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Novedades en investigación
Control of protein synthesis and memory by GluN3A-NMDA receptors through inhibition of GIT1/mTORC1 assembly.

María J Conde-Dusman, Partha N Dey, Óscar Elía-Zudaire, Luis G Rabaneda, Carmen García-Lira, Teddy Grand, Victor Briz, Eric R Velasco, Raül Andero, Sergio Niñerola, Angel Barco, Pierre Paoletti, John F Wesseling, Fabrizio Gardoni, Steven J Tavalin, Isabel Perez-Otaño.

eLife. Nov 17, 2021; 10:e71575
DOI: DOI:10.7554/eLife.71575




Elia-Zudaire O, Pérez-Otaño I, Conde-Dusman MJ. @Instituto de Neurociencias

Our brains are constantly bombarded with information about the world around us, only some of which is processed and stored for long periods, in the form of memories. Scientists at the Institute of Neurosciences in Alicante, Spain now shed light on how the brain decides when and what information to keep, and identify a new molecular complex that if correctly targeted might bring back the learning potential that is lost with aging or disease.

Memories are encoded in the brain as new or stronger synaptic connections between neurons. Some are retained for only a short time, while others are kept for a lifetime. Work in the Pérez-Otaño lab has now identified one of the keys for encoding enduring memories: a signaling complex made of two molecules, mTOR and GIT1, that increases the synthesis of specific proteins. The complex is localized and activated at selected synapses, allowing for precision in memory formation. The researchers found that the signaling complex appears in late postnatal life, which might explain why infant memories are transient, a phenomenon known as infantile amnesia. The complexes are activated by a special family of neurotransmitter receptors - NMDA receptors - that have long been known to be important for memory formation. Intriguingly, the researchers also discovered that instead of activating the complex, one of the family members actively limits activation, and removal of this “brake” allowed mice to learn difficult tasks better and more durably.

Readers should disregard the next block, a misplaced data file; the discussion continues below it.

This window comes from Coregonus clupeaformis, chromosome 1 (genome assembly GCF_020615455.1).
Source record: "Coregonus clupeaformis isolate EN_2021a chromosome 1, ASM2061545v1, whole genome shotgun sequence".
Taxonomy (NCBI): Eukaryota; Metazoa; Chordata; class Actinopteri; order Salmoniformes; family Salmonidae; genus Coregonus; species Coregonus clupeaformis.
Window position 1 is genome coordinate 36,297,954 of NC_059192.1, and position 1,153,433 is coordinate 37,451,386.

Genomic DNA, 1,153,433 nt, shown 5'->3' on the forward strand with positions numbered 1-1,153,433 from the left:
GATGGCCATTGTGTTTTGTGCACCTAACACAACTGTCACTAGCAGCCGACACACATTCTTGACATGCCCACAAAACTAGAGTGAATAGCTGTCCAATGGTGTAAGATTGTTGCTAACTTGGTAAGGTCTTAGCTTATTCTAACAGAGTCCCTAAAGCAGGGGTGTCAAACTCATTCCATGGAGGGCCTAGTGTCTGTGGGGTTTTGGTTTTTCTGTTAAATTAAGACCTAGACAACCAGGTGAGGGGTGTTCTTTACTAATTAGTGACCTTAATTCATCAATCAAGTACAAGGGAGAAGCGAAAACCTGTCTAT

The group is pursuing these findings as a potential approach to combat cognitive decline that occurs naturally with aging or is associated with developmental or neurodegenerative brain diseases.



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